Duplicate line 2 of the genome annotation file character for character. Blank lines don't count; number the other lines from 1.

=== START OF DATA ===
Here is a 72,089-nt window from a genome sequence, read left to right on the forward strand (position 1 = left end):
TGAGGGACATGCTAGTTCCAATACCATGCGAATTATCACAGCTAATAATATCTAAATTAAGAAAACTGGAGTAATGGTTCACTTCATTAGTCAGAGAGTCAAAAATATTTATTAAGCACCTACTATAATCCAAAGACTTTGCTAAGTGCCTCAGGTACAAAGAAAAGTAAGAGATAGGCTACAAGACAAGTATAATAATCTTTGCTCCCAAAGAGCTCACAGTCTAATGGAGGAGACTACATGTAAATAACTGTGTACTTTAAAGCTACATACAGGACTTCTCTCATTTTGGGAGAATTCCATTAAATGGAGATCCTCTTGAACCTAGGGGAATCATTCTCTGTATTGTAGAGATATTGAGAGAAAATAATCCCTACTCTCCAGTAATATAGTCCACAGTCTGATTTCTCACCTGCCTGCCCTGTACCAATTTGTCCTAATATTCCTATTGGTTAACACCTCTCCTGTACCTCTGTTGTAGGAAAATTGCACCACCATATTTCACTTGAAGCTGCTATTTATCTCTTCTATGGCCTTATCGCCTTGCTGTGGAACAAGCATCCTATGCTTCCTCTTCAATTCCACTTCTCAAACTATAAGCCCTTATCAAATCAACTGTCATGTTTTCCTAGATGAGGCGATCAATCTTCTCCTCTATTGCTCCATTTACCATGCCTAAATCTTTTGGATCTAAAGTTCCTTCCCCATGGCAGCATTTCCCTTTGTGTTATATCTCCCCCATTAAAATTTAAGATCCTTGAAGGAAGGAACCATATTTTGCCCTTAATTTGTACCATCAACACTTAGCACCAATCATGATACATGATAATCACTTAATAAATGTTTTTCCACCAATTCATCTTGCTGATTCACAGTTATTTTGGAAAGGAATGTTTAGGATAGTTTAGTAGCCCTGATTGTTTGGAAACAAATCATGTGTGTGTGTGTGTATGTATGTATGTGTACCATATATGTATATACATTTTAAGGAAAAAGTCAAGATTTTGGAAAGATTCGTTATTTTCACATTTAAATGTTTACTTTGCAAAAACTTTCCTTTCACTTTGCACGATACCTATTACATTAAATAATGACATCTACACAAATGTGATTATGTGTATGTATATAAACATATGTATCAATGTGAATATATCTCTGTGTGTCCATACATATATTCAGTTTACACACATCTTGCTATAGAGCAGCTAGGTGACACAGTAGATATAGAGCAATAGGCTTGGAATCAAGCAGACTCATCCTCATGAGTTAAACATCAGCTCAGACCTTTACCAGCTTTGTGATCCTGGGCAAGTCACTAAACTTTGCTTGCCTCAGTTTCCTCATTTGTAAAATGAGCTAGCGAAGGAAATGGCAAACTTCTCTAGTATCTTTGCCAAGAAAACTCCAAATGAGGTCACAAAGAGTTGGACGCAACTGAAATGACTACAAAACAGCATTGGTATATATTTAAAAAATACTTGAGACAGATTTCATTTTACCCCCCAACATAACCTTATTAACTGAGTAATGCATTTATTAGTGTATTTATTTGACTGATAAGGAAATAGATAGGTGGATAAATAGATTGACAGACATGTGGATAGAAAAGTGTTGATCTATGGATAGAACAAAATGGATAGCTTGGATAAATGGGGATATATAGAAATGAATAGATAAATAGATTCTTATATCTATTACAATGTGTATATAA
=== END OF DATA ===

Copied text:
TGAGGGACATGCTAGTTCCAATACCATGCGAATTATCACAGCTAATAATATCTAAATTAAGAAAACTGGAGTAATGGTTCACTTCATTAGTCAGAGAGTCAAAAATATTTATTAAGCACCTACTATAATCCAAAGACTTTGCTAAGTGCCTCAGGTACAAAGAAAAGTAAGAGATAGGCTACAAGACAAGTATAATAATCTTTGCTCCCAAAGAGCTCACAGTCTAATGGAGGAGACTACATGTAAATAACTGTGTACTTTAAAGCTACATACAGGACTTCTCTCATTTTGGGAGAATTCCATTAAATGGAGATCCTCTTGAACCTAGGGGAATCATTCTCTGTATTGTAGAGATATTGAGAGAAAATAATCCCTACTCTCCAGTAATATAGTCCACAGTCTGATTTCTCACCTGCCTGCCCTGTACCAATTTGTCCTAATATTCCTATTGGTTAACACCTCTCCTGTACCTCTGTTGTAGGAAAATTGCACCACCATATTTCACTTGAAGCTGCTATTTATCTCTTCTATGGCCTTATCGCCTTGCTGTGGAACAAGCATCCTATGCTTCCTCTTCAATTCCACTTCTCAAACTATAAGCCCTTATCAAATCAACTGTCATGTTTTCCTAGATGAGGCGATCAATCTTCTCCTCTATTGCTCCATTTACCATGCCTAAATCTTTTGGATCTAAAGTTCCTTCCCCATGGCAGCATTTCCCTTTGTGTTATATCTCCCCCATTAAAATTTAAGATCCTTGAAGGAAGGAACCATATTTTGCCCTTAATTTGTACCATCAACACTTAGCACCAATCATGATACATGATAATCACTTAATAAATGTTTTTCCACCAATTCATCTTGCTGATTCACAGTTATTTTGGAAAGGAATGTTTAGGATAGTTTAGTAGCCCTGATTGTTTGGAAACAAATCATGTGTGTGTGTGTGTATGTATGTATGTGTACCATATATGTATATACATTTTAAGGAAAAAGTCAAGATTTTGGAAAGATTCGTTATTTTCACATTTAAATGTTTACTTTGCAAAAACTTTCCTTTCACTTTGCACGATACCTATTACATTAAATAATGACATCTACACAAATGTGATTATGTGTATGTATATAAACATATGTATCAATGTGAATATATCTCTGTGTGTCCATACATATATTCAGTTTACACACATCTTGCTATAGAGCAGCTAGGTGACACAGTAGATATAGAGCAATAGGCTTGGAATCAAGCAGACTCATCCTCATGAGTTAAACATCAGCTCAGACCTTTACCAGCTTTGTGATCCTGGGCAAGTCACTAAACTTTGCTTGCCTCAGTTTCCTCATTTGTAAAATGAGCTAGCGAAGGAAATGGCAAACTTCTCTAGTATCTTTGCCAAGAAAACTCCAAATGAGGTCACAAAGAGTTGGACGCAACTGAAATGACTACAAAACAGCATTGGTATATATTTAAAAAATACTTGAGACAGATTTCATTTTACCCCCCAACATAACCTTATTAACTGAGTAATGCATTTATTAGTGTATTTATTTGACTGATAAGGAAATAGATAGGTGGATAAATAGATTGACAGACATGTGGATAGAAAAGTGTTGATCTATGGATAGAACAAAATGGATAGCTTGGATAAATGGGGATATATAGAAATGAATAGATAAATAGATTCTTATATCTATTACAATGTGTATATAA